The Wrongfulness Of Euthanasia Essay

1088 words - 5 pages

The Wrongfulness of Euthanasia
He argues that euthanasia as international killing goes against natural law because it violates the natural inclination to preserve life. Furthermore, in Gay-William’s view, both self-interest and possible practical effects of euthanasia provide reasons for rejecting it.

 is slowly gaining acceptance within our society.
 the result of unthinking sympathy and benevolence.

Case study: Karen Quinlan’s tragic story
Elicit from us deep feelings if compassion. We think to ourselves, “She and her family would be better off if she were dead.”
 To view that if someone better off dead, then it must be all right to kill that person.
▲Gay-William > ...view middle of the document...

This may be the unintended consequence of my action. But it is not the aim of my action.
 It is with failing to continue the treatment of a dying person. I intent his death no more than I intent to reduce the GNP by not using medical supplies.
 An unintended dying and so-called “passive euthanasia” is not euthanasia at all.

1. THE AGRUMENT FROME NATURE

- Every human being has a natural inclination to continue living.
- Euthanasia dose violence to this natural goal of survival.
 It is literally acing against nature because all the processes of nature are bent towards the end of bodily survival.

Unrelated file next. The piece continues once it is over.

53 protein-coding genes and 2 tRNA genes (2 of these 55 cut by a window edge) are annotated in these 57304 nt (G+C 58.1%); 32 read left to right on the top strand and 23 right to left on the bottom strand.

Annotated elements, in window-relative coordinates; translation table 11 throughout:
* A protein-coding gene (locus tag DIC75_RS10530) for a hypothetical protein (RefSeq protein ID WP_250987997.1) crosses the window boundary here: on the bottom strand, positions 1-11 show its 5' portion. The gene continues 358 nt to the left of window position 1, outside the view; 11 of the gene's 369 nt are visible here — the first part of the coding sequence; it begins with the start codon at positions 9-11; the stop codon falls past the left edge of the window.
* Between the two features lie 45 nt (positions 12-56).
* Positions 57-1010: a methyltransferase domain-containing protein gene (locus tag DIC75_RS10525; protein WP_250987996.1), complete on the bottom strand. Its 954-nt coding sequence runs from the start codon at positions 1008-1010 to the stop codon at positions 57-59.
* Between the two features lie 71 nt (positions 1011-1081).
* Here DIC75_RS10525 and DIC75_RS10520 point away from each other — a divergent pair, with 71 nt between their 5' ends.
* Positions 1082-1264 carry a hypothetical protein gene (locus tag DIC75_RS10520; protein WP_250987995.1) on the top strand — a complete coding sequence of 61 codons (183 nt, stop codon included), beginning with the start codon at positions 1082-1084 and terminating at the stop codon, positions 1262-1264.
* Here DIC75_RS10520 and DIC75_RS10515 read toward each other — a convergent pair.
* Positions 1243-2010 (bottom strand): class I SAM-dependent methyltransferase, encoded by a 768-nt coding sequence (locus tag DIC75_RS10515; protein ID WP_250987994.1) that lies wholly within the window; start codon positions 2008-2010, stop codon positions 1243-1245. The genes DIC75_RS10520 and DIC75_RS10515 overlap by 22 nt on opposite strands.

- To recognize that the organization of the human body and our patterns of behavioral responses make the continuation of life a natural goal > Euthanasia sets us against our own nature.
- Euthanasia does violence to our dignity.
 Our dignity comes from seeking our ends.
>> Euthanasia denies our basic human character and requires that we regard ourselves or others as something less than fully human.

2. THE ARGUMENT FROM SELF-INTEREST

- Because death is final and irreversible, euthanasia contains within it the possibility that we will work against our own interest if we practice it or allow it to be practiced on us.
- 1. A mistaken diagnosis is possible, and so is a mistaken prognosis.
 We may think that we have no hope of recovery. In such circumstances, if euthanasia were permitted, we would die needlessly.
 Death is final and the chance of error too great to approve the practice of euthanasia.
- 2. The possibility that an experimental procedure or a hitherto untried technique will pull us through.
 Euthanasia closes this option off

- 3. Spontaneous remission does occur in many cases.
 For no apparent reason, a patient simply recovers when those all around him, including his physicians, expected him to die.
 Euthanasia guarantees their expectations and leaves no room for the “miraculous” recoveries that frequently occur.
- 4. Knowing that we can take our life at any time might well incline us to give up too easily.
 The will to live can be weakened by pain and suffering and feelings of hopelessness.
 Recovery from a serious illness requires that we fight for it, and anything that weakens our...

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